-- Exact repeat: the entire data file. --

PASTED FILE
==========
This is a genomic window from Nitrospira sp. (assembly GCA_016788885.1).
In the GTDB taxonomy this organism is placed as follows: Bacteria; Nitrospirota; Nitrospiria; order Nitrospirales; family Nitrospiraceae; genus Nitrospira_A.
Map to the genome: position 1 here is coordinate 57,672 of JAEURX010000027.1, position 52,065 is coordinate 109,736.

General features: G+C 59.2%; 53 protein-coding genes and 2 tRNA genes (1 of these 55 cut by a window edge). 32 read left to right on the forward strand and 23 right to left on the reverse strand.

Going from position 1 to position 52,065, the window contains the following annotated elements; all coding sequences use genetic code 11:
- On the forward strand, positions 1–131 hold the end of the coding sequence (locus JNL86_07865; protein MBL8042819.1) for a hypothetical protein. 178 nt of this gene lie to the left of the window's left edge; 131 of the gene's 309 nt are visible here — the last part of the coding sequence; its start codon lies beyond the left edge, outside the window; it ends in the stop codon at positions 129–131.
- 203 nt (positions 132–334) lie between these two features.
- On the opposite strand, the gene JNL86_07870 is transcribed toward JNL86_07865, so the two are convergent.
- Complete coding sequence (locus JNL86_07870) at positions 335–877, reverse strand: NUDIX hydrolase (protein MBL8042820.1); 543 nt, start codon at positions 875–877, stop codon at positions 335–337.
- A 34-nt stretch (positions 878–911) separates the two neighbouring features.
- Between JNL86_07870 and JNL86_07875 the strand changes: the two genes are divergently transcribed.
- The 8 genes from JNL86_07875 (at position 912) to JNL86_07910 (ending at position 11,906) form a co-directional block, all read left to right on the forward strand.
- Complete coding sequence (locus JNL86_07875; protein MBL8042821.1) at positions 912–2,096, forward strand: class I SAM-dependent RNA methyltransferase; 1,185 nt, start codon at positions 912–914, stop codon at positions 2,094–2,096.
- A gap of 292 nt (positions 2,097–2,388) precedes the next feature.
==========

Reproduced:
This is a genomic window from Nitrospira sp. (assembly GCA_016788885.1).
In the GTDB taxonomy this organism is placed as follows: Bacteria; Nitrospirota; Nitrospiria; order Nitrospirales; family Nitrospiraceae; genus Nitrospira_A.
Map to the genome: position 1 here is coordinate 57,672 of JAEURX010000027.1, position 52,065 is coordinate 109,736.

General features: G+C 59.2%; 53 protein-coding genes and 2 tRNA genes (1 of these 55 cut by a window edge). 32 read left to right on the forward strand and 23 right to left on the reverse strand.

Going from position 1 to position 52,065, the window contains the following annotated elements; all coding sequences use genetic code 11:
- On the forward strand, positions 1–131 hold the end of the coding sequence (locus JNL86_07865; protein MBL8042819.1) for a hypothetical protein. 178 nt of this gene lie to the left of the window's left edge; 131 of the gene's 309 nt are visible here — the last part of the coding sequence; its start codon lies beyond the left edge, outside the window; it ends in the stop codon at positions 129–131.
- 203 nt (positions 132–334) lie between these two features.
- On the opposite strand, the gene JNL86_07870 is transcribed toward JNL86_07865, so the two are convergent.
- Complete coding sequence (locus JNL86_07870) at positions 335–877, reverse strand: NUDIX hydrolase (protein MBL8042820.1); 543 nt, start codon at positions 875–877, stop codon at positions 335–337.
- A 34-nt stretch (positions 878–911) separates the two neighbouring features.
- Between JNL86_07870 and JNL86_07875 the strand changes: the two genes are divergently transcribed.
- The 8 genes from JNL86_07875 (at position 912) to JNL86_07910 (ending at position 11,906) form a co-directional block, all read left to right on the forward strand.
- Complete coding sequence (locus JNL86_07875; protein MBL8042821.1) at positions 912–2,096, forward strand: class I SAM-dependent RNA methyltransferase; 1,185 nt, start codon at positions 912–914, stop codon at positions 2,094–2,096.
- A gap of 292 nt (positions 2,097–2,388) precedes the next feature.